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For providers who work with PTSD patients, an important part of their job involves providing education about PTSD treatment options and helping patients decide on a course of treatment.   But, it can be hard to know exactly how to approach treatment decisions with patients.  For example, how much should providers involve patients in these decisions? What are the most important pieces of treatment information to share?  
We thought the best way to answer these questions would be to ask people with PTSD for their opinions.  Our research team at the National Center for PTSD conducted an online survey of 301 adults (half were Veterans) with PTSD symptoms.  All respondents had experienced at least one trauma and screened positive for PTSD on the Primary Care PTSD Screen. 

Preferences for Involvement in Decisions

We started by asking respondents how involved they would want to be in PTSD treatment decisions. 
Similar to prior studies, almost all respondents (97%) wanted to be involved in decision-making. What was surprising, though, is how much control respondents wanted over treatment decisions. Research on patients with other medical conditions, such as cancer (Singh et al., 2010), shows that most patients prefer a collaborative approach where the patient and provider contribute equally to decision-making.  
But this was not the case in our study. 
We found that most participants preferred to be in the driver’s seat when it came to treatment decisions, wanting more control over decisions than their provider.  Although we are not sure why patients want this level of control, one possibility is that characteristic features of PTSD, such as mistrust of others or a need to be in control of situations, may result in a preference for control over treatment decisions.

Preferences for Treatment Information

Next, respondents imagined they were picking a PTSD treatment.  We asked what they would need to know about each treatment option to make a good decision.  
Respondents were most interested in learning about (1) treatment effectiveness (2) potential side effects and (3) how long treatment benefits last.  They were less interested in learning about the amount of homework involved or whether they would need to talk about their trauma in treatment. 
These results suggest that it is important for providers to tell patients how well treatments work—maybe even more important than explaining the exact tasks or techniques used in the treatments.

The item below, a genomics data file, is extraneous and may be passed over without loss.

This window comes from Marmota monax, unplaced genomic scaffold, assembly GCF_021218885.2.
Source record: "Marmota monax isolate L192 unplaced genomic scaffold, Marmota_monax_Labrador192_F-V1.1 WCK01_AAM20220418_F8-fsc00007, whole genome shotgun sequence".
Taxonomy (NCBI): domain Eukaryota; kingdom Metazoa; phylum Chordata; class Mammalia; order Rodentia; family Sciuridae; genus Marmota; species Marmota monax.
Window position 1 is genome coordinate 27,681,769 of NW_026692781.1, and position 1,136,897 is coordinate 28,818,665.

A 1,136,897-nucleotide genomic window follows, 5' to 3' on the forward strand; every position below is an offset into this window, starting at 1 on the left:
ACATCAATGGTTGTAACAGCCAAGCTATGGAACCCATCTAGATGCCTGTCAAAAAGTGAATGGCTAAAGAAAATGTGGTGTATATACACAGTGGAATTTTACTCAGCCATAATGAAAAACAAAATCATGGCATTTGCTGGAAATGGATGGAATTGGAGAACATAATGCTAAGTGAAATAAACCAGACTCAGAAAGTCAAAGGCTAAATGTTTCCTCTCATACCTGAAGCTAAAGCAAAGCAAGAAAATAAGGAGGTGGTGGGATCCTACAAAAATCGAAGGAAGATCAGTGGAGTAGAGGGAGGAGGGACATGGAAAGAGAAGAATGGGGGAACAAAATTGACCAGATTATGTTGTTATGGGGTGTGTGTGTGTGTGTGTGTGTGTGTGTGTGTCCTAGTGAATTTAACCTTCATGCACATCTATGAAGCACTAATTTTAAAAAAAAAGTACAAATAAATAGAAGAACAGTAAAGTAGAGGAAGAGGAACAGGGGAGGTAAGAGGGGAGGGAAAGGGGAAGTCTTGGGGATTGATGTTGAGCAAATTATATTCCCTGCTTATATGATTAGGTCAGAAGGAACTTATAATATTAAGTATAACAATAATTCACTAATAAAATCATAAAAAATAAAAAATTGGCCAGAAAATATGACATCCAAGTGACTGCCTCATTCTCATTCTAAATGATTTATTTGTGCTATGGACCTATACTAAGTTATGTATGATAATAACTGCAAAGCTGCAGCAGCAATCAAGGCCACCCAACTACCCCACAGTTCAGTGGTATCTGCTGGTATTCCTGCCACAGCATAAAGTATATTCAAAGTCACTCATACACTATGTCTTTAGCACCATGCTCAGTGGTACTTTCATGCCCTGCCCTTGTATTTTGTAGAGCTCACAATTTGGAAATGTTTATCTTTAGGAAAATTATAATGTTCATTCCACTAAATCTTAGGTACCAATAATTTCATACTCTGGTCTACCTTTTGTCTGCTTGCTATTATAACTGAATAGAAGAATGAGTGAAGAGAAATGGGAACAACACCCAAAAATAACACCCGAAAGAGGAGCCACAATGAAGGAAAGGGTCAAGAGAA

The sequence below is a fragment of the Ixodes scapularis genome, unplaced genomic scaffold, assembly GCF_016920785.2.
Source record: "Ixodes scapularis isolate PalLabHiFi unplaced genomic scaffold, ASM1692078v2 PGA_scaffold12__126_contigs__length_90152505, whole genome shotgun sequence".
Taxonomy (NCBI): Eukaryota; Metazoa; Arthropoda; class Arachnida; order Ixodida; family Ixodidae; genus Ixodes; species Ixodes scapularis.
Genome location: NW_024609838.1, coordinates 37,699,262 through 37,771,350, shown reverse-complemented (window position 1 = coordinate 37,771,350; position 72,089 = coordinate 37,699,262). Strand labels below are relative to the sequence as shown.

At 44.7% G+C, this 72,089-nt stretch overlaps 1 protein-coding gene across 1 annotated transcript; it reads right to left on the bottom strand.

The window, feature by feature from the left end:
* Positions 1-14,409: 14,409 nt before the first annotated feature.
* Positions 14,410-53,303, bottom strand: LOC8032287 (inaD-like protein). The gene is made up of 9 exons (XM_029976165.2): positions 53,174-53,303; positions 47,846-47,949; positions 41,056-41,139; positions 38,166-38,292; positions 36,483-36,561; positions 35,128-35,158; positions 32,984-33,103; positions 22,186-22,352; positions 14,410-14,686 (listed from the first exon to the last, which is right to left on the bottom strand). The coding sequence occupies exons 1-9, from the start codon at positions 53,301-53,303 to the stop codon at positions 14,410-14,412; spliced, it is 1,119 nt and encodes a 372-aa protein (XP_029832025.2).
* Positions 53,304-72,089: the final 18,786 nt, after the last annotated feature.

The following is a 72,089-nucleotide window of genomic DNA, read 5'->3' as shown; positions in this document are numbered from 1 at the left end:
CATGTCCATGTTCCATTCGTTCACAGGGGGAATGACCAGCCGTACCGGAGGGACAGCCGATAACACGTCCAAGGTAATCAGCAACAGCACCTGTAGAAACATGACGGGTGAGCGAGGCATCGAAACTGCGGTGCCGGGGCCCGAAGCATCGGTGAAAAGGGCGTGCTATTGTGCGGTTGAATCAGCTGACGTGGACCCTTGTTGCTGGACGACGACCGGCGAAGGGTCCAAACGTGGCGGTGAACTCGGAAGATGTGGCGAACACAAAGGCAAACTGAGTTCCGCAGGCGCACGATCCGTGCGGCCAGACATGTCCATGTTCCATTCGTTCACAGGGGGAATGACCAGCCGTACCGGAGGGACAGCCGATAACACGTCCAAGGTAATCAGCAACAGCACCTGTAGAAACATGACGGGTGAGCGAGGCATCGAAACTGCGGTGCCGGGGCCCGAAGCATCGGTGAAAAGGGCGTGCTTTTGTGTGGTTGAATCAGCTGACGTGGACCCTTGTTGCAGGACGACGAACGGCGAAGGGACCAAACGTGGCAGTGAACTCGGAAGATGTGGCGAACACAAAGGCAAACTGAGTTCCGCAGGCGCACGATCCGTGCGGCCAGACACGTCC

Preferences for Timing

Finally, we asked respondents how much time they would need to think about their options before making a decision.   Most (80%) wanted at least 1-3 days to consider their choices, and roughly 60% wanted to take the time to involve a family member or friend in the decision-making process.   
In many care settings, patients may be assigned to a particular PTSD treatment during their initial intake session.  Our findings show that this approach may rush patients, pushing them to make a decision before they have had enough time to consider options or get input from loved ones.
Overall, results of this study show that the vast majority of people who screen positive for PTSD want to be involved in treatment decisions.  Providers can do their part in promoting patient-centered decision-making by encouraging patient involvement (to the extent each patient prefers), providing information about treatment effectiveness, and offering patients additional time to consider their choices. 

Reference Article

Harik, J. M., Hundt, N. E., Bernardy, N. C., Norman, S. B., & Hamblen, J. L. (in press). Desired involvement in treatment decisions among adults with PTSD symptoms. Journal of Traumatic Stress.

Discussion Questions:

  1. How might you collaboratively engage your patients in PTSD treatment decision-making? Do these results suggest any changes you might make?  
  2. Given that patients want information on treatment effectiveness, how will you communicate effectiveness in ways that your patients can understand? What resources might you use to help you describe treatment effectiveness?

Author Biographies

Juliette M. Harik
is a research psychologist at the National Center for PTSD-Executive Division and Assistant Professor at Geisel School of Medicine at Dartmouth.  Her works focuses on improving the quality of PTSD treatment decisions.  She is currently developing an online PTSD Decision Aid for the National Center for PTSD website.
Jessica L. Hamblen
is the Deputy for Education at the National Center for PTSD and Associate Professor at Geisel School of Medicine at Dartmouth.  Dr. Hamblen's interests are in developing, disseminating, and evaluating cognitive behavioral treatments for PTSD and related conditions. 
Natalie E. Hundt
is a research psychologist with the Houston VA and Assistant Professor at Baylor College of Medicine. Her work focuses on engaging patients in PTSD care and understanding the factors related to poor engagement.


Singh, J. A., Sloan, J. A., Atherton, P. J., Smith, T., Hack, T. F., Huschka, M. M., ... & Degner, L. F. (2010). Preferred roles in treatment decision making among patients with cancer: a pooled analysis of studies using the Control Preferences Scale. The American Journal of Managed Care, 16, 688.